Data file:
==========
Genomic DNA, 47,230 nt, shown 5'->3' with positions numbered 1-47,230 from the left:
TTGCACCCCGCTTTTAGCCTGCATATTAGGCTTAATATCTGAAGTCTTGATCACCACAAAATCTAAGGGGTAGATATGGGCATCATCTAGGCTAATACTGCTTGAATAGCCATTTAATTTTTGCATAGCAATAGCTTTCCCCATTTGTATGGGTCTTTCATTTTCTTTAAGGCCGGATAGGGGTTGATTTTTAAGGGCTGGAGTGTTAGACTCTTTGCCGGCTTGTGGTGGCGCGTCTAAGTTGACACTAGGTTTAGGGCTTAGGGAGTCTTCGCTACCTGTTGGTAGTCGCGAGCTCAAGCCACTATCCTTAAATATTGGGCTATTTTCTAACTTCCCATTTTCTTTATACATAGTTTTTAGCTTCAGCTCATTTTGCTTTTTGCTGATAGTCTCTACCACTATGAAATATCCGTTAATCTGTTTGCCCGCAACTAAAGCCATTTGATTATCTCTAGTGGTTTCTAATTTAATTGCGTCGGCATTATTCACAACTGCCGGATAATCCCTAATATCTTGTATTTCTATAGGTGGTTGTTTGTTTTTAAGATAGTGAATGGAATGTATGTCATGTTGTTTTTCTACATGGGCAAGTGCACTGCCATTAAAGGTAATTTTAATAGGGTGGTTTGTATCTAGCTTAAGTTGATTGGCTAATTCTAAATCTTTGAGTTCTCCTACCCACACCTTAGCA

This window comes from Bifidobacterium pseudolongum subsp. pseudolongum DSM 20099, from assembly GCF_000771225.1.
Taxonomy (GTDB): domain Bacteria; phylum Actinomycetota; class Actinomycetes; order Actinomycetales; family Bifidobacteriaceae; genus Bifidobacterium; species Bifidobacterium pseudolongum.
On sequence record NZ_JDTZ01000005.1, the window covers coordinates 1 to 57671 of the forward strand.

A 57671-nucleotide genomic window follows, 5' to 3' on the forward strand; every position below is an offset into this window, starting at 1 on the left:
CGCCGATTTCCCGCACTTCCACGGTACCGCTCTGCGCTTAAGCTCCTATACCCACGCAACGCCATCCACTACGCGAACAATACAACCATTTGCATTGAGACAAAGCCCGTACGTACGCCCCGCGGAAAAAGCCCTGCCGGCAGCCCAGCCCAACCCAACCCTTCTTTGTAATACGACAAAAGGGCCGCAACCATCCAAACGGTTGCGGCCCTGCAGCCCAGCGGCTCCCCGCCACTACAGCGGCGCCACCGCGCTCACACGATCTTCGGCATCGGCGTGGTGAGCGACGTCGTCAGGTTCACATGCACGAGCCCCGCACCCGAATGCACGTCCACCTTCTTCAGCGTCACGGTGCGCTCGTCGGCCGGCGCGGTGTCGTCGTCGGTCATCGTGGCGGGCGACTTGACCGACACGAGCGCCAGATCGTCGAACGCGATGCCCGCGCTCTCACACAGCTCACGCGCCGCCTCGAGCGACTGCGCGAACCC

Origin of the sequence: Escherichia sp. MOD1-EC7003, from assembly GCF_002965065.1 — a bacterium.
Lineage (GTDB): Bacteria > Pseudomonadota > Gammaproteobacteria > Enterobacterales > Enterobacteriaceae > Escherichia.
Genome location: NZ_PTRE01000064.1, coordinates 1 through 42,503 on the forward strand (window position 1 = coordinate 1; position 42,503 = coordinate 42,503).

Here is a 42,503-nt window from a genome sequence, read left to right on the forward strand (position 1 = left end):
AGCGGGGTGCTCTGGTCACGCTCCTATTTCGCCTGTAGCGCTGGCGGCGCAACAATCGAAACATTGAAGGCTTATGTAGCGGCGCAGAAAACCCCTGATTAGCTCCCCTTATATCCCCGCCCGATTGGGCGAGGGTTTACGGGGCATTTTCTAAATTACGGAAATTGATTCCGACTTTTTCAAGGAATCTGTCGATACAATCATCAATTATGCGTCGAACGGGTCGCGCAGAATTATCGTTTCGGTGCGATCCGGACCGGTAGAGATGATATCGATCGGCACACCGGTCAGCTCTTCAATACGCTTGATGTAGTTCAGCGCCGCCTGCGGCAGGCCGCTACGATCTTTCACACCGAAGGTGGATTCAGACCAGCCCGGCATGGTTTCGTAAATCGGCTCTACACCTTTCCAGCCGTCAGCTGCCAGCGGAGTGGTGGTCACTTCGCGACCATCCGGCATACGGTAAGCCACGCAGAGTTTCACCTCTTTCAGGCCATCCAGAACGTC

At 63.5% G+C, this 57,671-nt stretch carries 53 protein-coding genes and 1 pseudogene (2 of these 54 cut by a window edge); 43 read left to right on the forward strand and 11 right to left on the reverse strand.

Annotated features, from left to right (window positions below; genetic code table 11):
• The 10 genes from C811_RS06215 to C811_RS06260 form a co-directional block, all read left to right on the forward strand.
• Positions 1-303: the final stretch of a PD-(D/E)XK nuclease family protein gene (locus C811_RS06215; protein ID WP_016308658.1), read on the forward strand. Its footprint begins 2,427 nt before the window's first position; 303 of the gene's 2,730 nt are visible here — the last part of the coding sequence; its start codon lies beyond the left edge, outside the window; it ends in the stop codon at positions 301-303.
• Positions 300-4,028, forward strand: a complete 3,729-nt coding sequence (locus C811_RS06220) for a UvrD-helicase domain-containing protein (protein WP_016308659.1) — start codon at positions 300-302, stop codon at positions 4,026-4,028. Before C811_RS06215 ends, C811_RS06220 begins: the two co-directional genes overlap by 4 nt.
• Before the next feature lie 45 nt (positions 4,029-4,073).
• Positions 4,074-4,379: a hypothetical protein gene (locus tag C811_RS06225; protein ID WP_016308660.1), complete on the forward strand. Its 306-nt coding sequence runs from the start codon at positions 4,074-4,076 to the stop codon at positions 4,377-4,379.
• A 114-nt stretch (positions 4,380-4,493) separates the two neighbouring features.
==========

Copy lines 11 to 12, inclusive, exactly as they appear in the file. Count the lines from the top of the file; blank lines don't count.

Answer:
Here is a 42,503-nt window from a genome sequence, read left to right on the forward strand (position 1 = left end):
AGCGGGGTGCTCTGGTCACGCTCCTATTTCGCCTGTAGCGCTGGCGGCGCAACAATCGAAACATTGAAGGCTTATGTAGCGGCGCAGAAAACCCCTGATTAGCTCCCCTTATATCCCCGCCCGATTGGGCGAGGGTTTACGGGGCATTTTCTAAATTACGGAAATTGATTCCGACTTTTTCAAGGAATCTGTCGATACAATCATCAATTATGCGTCGAACGGGTCGCGCAGAATTATCGTTTCGGTGCGATCCGGACCGGTAGAGATGATATCGATCGGCACACCGGTCAGCTCTTCAATACGCTTGATGTAGTTCAGCGCCGCCTGCGGCAGGCCGCTACGATCTTTCACACCGAAGGTGGATTCAGACCAGCCCGGCATGGTTTCGTAAATCGGCTCTACACCTTTCCAGCCGTCAGCTGCCAGCGGAGTGGTGGTCACTTCGCGACCATCCGGCATACGGTAAGCCACGCAGAGTTTCACCTCTTTCAGGCCATCCAGAACGTC